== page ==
Questions facing Brookesmith — and other small school districts
Bob Contreras is the public relations director for the Brookesmith Independent School District
In Texas, and indeed across the country, many organizations are reorganizing so that they manufacture more products, provide more service, expend less money and earn more from their businesses.
Schools are no different. Schools are faced with the challenge of educating more students, achieving established state standards, many times with reduced or less qualified staff, on an income based on numbers of students served and the local tax base. What is the solution? Some point to consolidation, which they believe may result in “economy of scale.” In the school context, economy of scale results when a district can serve greater numbers at a lower cost per student… in theory, anyway.
How big is small? Is bigger necessarily better? Are small schools a thing of the past? Are larger schools more economical to run?
First, how big is small? The number varies greatly according to the country. In the United States, “small” equates to fewer than 400 students. Closer to home, using the “fewer than 400 students” as a guide, we see that Blanket, Brookesmith, May and Zephyr can all be considered “small schools.”
Is bigger necessarily better in terms of achievement? According to a 2003 Trends in International Mathematics and Science study of the relationship between school size and achievement of eigth graders in 51 countries, results varied. In Lebanon, South Africa, Bahrain, Indonesia and the Basque Country of Spain, larger school size and “higher math” attainment were positively correlated across a certain range of scores, after which increases in size were associated with declining performance. In other countries, there was a linear relationship between school size and performance. Larger schools had a positive relationship (higher achievement) in Ghana, Chile, Malaysia and Tunisia. Conversely, larger schools in England, the United States and Macedonia had a negative relationship (lower achievement). NICHE, an American company that runs a ranking and review site, rates Brookesmith ISD as a B-, among the best small schools in the county.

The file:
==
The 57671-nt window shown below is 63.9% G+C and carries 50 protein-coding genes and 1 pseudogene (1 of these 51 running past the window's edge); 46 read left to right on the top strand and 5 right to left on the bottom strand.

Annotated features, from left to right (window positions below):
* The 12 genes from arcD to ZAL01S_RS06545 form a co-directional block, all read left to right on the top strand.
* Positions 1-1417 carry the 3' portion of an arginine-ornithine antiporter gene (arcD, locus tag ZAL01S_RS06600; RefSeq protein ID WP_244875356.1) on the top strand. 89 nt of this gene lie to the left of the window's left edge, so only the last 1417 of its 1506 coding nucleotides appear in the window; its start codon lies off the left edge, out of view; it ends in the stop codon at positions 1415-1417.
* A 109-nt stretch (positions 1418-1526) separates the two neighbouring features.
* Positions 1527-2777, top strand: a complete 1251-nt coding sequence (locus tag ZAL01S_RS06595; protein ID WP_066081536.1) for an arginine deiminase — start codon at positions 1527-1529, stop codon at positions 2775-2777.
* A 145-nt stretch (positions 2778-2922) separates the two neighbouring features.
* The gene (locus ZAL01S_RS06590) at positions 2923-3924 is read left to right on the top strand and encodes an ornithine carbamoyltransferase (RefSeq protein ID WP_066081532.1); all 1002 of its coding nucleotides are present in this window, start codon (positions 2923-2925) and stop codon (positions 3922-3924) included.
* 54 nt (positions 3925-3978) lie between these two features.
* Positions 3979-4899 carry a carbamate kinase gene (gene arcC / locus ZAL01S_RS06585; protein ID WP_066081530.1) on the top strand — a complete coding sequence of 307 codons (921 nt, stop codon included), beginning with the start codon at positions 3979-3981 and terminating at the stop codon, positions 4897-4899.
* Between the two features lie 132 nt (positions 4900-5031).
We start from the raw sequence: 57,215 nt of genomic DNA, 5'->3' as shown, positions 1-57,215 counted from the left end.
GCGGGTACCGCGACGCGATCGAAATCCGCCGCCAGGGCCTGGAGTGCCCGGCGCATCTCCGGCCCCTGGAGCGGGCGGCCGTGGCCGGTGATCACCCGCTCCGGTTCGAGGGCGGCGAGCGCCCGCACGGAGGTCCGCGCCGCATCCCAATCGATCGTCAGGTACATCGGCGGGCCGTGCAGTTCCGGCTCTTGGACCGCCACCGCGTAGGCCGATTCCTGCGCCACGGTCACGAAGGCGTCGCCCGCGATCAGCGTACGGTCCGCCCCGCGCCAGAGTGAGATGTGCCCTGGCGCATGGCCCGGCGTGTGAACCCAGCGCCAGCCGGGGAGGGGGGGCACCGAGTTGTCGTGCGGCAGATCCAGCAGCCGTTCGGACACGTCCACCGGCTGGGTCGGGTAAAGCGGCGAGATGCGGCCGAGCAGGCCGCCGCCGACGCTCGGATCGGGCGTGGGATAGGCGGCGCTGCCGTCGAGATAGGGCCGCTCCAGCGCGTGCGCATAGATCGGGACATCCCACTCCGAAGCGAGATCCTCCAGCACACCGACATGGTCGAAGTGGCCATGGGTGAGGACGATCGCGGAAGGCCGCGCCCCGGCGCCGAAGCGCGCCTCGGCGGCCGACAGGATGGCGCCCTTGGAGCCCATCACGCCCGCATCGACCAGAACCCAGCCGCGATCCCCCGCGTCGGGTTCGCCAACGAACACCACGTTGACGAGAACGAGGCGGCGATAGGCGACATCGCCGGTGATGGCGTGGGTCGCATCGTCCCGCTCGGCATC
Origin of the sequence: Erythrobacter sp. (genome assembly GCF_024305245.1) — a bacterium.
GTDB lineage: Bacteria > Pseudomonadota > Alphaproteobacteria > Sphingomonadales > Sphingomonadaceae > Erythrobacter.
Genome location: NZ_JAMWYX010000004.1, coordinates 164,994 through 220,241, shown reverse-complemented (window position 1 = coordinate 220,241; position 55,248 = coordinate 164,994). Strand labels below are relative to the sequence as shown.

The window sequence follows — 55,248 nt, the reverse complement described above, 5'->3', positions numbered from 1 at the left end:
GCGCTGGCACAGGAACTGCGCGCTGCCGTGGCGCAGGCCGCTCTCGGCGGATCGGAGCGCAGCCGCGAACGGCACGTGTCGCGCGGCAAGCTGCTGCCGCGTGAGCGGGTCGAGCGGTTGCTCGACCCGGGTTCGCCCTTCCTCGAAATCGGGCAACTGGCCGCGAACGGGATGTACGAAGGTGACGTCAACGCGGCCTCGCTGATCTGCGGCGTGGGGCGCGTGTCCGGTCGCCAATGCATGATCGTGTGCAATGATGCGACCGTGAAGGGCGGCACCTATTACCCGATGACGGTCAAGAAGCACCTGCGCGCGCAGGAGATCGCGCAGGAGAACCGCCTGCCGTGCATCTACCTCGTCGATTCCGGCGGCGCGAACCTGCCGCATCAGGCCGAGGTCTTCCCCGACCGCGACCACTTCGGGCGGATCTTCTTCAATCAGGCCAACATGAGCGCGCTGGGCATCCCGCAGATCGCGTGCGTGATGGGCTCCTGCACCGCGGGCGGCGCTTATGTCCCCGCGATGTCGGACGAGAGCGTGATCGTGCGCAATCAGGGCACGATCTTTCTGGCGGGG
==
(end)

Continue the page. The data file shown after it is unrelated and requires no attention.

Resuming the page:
Are small schools a thing of the past? Hardly! A full 75 percent of Texas counties, 191 out of 254, are considered rural. These rural counties contain rural schools. Texas has no shortage of small schools!
Are larger schools more economical to run? Are they cost effective? It is commonly assumed and is confirmed that in some countries, cost savings can be realized in larger schools. Costs and cost-effectiveness, however, are not the same things. Research from the USA points to the beneficial effects of smaller class size on student attendance, including: reduced levels of dropout; teacher innovativeness; student activities; student behavior; school culture, and parental involvement. At the same time savings associated with school consolidation (i.e. the creation of larger schools) have not materialized.
‘Penalties’ (or diseconomies) of scale have replaced ‘economies’ of scale since large schools need more layers of support and administrative staff to handle increased bureaucratic demands. While costs per student enrolled can appear lower in larger schools, the costs per graduated student can be higher.
Small districts are facing difficult times. They can be inordinately affected by school finance laws, and methods or procedures of state accounting, or even temporary increases or decreases in enrollment.
Brown County has amazing schools. Small school districts face huge challenges. Brookesmith and other and other small districts are meeting the challenges and serving our students well.